Twenty minutes after the final buzzer, Team Dosunmu stays in their seats. Waiting for No. 11 to complete his postgame duties.
“We are always the last ones to leave,” Quam says.
Illinois coach Brad Underwood stops by to see Team Dosunmu. They are fans of the third-year coach.
“I like Coach Underwood,” Quam says. “I call him Big Wood and I call his son (Tyler) Little Wood. He reminds me of myself. Hard-nosed, hard-working. We’re all family guys. He’s a teacher, he’s father, he’s a mentor, he’s a motivator. He’s preparing them for the next level.”
Soon, Ayo visits with his family. Normally, the group will go to a local restaurant for a quick dinner. Portillo’s is a family favorite. But Quam is an assistant at Ayo’s former high school, Morgan Park, and has to zip back to Chicago for another game.
Not every game ends with a victory. That’s when Team Dosunmu is at its best.
“It’s more fun after a win,” Quam says. “But win or lose, we’re going to do it together.”
Quam watches the game in person first. Then goes home and watches it again on tape.
“Then, I’m able to look at little things,” Quam says. “We’ll have a conversation the next day about what I saw, what I think he needs to do.”
Quam knows Ayo’s game better than anyone.
“He’s progressing well,” Quam says. “I always tell him, ‘This is a marathon, not a sprint.’ We’re always improving on where we are now.”
Ayo turns 20 years old this Friday. He hears Dad’s advice.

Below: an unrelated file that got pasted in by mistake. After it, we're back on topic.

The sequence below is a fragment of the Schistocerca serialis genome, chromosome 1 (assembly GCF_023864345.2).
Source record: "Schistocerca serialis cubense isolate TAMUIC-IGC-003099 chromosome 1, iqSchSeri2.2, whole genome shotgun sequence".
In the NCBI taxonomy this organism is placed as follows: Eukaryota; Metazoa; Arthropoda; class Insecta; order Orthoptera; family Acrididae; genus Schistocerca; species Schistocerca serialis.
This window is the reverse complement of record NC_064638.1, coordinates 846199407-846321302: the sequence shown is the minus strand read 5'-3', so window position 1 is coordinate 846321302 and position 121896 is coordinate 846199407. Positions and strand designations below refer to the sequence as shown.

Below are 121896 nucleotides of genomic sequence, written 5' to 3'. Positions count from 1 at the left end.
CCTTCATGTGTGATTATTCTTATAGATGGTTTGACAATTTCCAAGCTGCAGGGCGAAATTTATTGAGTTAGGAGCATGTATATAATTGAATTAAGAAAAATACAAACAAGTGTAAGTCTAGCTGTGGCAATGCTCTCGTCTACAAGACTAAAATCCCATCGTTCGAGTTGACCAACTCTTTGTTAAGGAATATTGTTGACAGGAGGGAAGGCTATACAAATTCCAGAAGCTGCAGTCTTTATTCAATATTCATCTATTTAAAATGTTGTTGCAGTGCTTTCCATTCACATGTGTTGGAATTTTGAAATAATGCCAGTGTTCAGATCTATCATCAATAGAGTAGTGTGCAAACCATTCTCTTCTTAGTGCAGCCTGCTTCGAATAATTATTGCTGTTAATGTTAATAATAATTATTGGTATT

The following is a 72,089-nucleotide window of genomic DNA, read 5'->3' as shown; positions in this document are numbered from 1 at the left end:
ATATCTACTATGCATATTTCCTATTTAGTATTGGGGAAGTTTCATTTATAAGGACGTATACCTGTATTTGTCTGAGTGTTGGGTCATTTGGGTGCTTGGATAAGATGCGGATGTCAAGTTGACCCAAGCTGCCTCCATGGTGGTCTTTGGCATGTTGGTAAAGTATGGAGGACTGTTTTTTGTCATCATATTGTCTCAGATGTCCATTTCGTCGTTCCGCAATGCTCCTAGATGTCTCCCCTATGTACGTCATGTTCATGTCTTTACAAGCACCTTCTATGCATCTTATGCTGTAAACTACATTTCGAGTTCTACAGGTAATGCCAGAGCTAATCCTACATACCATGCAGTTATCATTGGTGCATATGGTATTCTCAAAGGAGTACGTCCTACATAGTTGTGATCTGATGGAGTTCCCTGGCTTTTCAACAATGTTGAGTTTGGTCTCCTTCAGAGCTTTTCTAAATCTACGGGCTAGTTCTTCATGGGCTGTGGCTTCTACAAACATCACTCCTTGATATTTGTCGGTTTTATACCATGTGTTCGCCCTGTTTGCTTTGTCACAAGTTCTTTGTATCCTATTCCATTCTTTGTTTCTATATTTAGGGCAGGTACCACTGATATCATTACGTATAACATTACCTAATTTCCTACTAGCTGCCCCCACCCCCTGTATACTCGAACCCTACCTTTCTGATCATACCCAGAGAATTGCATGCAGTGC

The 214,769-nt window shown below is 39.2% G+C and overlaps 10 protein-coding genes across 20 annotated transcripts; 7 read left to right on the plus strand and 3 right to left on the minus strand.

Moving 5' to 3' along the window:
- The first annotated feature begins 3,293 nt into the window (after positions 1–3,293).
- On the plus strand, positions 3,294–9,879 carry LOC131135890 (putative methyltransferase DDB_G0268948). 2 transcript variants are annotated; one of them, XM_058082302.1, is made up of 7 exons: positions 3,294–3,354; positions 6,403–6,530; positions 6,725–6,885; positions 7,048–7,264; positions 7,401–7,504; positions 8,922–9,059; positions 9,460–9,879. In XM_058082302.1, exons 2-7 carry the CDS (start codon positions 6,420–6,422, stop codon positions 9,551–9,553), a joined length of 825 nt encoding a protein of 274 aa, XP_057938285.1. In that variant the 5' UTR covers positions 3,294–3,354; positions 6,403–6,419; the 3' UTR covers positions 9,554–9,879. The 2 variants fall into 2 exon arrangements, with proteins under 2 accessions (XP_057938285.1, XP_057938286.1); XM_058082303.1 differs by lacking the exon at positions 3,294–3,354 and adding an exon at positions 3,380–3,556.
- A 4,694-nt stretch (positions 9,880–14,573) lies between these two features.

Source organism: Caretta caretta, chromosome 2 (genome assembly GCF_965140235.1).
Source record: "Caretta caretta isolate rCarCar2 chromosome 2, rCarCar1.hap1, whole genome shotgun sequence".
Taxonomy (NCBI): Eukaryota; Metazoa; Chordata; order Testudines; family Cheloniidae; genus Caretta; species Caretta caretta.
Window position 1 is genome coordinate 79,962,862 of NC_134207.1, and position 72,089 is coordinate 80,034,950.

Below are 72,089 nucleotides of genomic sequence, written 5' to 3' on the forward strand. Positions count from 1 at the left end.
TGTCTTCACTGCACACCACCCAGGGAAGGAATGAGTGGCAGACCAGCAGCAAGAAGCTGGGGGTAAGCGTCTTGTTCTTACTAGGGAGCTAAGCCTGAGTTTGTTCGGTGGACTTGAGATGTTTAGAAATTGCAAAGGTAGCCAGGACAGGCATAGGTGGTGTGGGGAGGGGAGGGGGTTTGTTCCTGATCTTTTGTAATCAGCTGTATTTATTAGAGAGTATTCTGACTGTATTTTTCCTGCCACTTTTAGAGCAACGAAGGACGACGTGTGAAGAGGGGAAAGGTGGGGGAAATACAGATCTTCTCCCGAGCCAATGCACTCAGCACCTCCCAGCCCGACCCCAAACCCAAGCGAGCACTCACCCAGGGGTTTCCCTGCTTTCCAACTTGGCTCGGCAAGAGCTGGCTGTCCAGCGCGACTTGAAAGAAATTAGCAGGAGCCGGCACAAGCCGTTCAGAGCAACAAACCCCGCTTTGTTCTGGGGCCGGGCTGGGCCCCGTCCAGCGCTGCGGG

“We think that they don’t listen to us,” Quam says. “I might tell him something and think that he’s not listening. Then three days later, four days later, what I told him, he does it. Then I’m like, ‘Geez, he was listening.’”
Ayo came up big in a Jan. 8 game at Wisconsin. He sank a clutch three-pointer as the Illini beat the Badgers 71-70 to end a 15-game losing streak against Wisconsin.
Team Dosumnu was cheering the loudest at the Kohl Center in Madison, Wis.
“It feels good because I know the work that he puts in,” Quam says. “I know the countless hours he works on his shot, different moves, the scenario.
“All of that was set up from the previous four plays. He learns from his mistakes.”
When Ayo fired the winning shot, Quam knew it was going in.
“Yes,” he says. “He had that special bounce in him that particular day.”
Welcome to “Good Morning, Illini Nation,” your daily dose of college basketball news from Illini beat writer and AP Top 25 voter Scott Richey.…
Illinois went 12-21 during Ayo’s rookie season. The current team has already matched last year’s win total. With at least 14 more guaranteed games to go.
“These are guys that won state championships in high school,” Quam says. “So losing was very tough and hard for them. Makes you mad. Makes you hungry. Makes you more determined.”
Ayo’s Illinois clock is ticking. Leaving after his sophomore season to pursue his NBA dreams is a possibility.
When he moves to the next level, Team Dosunmu will follow.
“Wherever that is,” Quam says.
Long, winding roads
When the Illini schedule was released this past summer, Team Dosunmu starts planning.
“Everything is always mapped out,” Quam says. “We know where we’re going, when we’re going.”
Illinois plays 31 regular-season games, plus the Big Ten tournament.
Already, Team Dosunmu has been to Arizona, Maryland, Michigan State and Wisconsin in the past two months, with upcoming trips to Michigan, Iowa, Rutgers, Penn State and Ohio State.
Team Dosunmu is counting on a trip to the NCAA tournament. Site to be determined on Selection Sunday.
“Most definitely,” Quam says. “We’re ready to go.”
Not all the trips have been easy for Team Dosunmu. In Ayo’s freshman year, the family ran into snow on the way to Nebraska. Lots and lots of snow.
They made it. And drove back home the next day.
“The weather doesn’t stop us,” Quam says. “We’ll get there.”